The news reports of the opening of the Downer Theatre, 2589 N. Downer Ave., on Friday, Dec. 3, 1915, were modestly glowing, calling the venue an "elegantly appointed and comfortably arranged entertainment place."
A century later, that’s still a pretty apt description of the Downer – owned by L.A.-based Landmark Theatres, the nation’s largest chain dedicated to indie and foreign flicks – which still has gilded highlights inside and appealing deco details in the lobby and outside.
But while some things remain the same, others have changed. The single-screen, 1,000-seat Downer became the 440-seat, two screen Downer in May 1990, the year after Landmark purchased the theater. And, of course, the technology in the project booth is thoroughly modern – no more celluloid here.
Despite the fact that the theater appears, anecdotally, to do a bang-up business, there lately appears to be a persistent rumor that it’s closing. But rumors of the Downer’s demise are much exaggerated, according to assistant manager Liz Ahlstrom.
"It’s confusing because the building just got bought and sold, and it’s been listed in the past and that confuses people who think that the theater itself is closing," she says. "It’s the building, not the theater. The theater is perfectly fine. We have a really long lease, I think, so we’re never really concerned with it closing down."
The Downer celebrates its 100th anniversary a week late, on Thursday, Dec. 10, hoping to avoid competing with a Thursday night Packers game on the actual date.
While Marguerite Clark graced the Downer screen in "Seven Sisters" on its opening night, for its centennial, the theater will show the restored 1921 classic, "The Cabinet of Dr. Caligari," at 7 p.m. Pre-film festivities – including a raffle, a cake and more – begin at 6:15.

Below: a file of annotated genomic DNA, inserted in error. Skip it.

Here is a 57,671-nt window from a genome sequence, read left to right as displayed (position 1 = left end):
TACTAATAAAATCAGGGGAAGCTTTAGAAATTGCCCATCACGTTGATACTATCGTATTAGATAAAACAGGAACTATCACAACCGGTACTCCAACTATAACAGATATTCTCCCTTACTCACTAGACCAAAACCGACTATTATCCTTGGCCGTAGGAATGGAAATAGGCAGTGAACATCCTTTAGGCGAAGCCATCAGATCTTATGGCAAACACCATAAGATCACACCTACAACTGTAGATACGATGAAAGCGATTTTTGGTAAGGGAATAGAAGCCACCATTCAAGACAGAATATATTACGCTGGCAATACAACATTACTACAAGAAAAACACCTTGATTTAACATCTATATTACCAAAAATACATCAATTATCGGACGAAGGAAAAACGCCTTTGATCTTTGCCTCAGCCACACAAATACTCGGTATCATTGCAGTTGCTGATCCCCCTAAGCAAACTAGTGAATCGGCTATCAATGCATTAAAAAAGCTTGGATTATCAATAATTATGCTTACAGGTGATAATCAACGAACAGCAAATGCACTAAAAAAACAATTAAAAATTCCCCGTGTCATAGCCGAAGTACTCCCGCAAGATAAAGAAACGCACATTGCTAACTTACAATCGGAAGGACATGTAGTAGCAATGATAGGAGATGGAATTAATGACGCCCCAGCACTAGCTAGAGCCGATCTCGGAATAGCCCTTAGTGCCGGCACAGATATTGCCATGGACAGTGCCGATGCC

The Downer was built by real estate broker Oscar Brachman, who was connected to the Saxe Brothers, according to Larry Widen and Judi Anderson’s "Silver Screens." Brachman contracted with Martin Tullgren & Sons (Herbert and Minard) to design the building – which included, according to a news report, "eight, beautiful, modern apartments" – and hired a former Paramount theater manager, Nathan J. Blumberg, to run the place.
By the time it had opened, a Milwaukee-made, and "celebrated," Weickhardt organ had been installed – as well as a Sohmer piano acquired from J.B. Bradford Piano Co. located Downtown on Broadway – and Elwyn Owen tapped to play it and to lead the theater’s orchestra.
The stage was reported to be "extra large," and the seats "of the latest pattern and plenty of room is allowed."
Ads for the Downer promised that the "best feature photo plays" would change daily and include "interesting and instructive travelogues," "amusing, clean comedies," "Downer topics of the day, illustrating current events" and "instrumental music, including organ."